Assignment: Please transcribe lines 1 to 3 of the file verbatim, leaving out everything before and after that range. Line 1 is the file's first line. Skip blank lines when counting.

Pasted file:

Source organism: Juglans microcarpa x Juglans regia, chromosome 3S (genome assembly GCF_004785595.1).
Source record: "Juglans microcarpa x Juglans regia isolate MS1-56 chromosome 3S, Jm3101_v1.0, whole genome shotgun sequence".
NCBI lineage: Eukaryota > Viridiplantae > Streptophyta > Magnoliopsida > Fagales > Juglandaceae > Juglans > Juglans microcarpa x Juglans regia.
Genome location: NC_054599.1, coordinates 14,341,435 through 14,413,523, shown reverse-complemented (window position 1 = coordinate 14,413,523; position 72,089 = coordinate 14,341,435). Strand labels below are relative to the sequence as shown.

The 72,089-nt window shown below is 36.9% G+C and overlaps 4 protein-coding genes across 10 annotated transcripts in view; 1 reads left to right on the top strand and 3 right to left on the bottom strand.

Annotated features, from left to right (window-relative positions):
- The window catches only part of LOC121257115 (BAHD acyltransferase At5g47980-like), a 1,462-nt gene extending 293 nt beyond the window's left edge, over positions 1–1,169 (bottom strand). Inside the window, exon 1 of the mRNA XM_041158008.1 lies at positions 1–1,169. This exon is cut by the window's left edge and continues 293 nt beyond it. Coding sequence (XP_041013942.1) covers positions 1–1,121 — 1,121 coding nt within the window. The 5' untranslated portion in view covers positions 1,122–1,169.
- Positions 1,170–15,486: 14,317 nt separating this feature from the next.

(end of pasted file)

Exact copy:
Source organism: Juglans microcarpa x Juglans regia, chromosome 3S (genome assembly GCF_004785595.1).
Source record: "Juglans microcarpa x Juglans regia isolate MS1-56 chromosome 3S, Jm3101_v1.0, whole genome shotgun sequence".
NCBI lineage: Eukaryota > Viridiplantae > Streptophyta > Magnoliopsida > Fagales > Juglandaceae > Juglans > Juglans microcarpa x Juglans regia.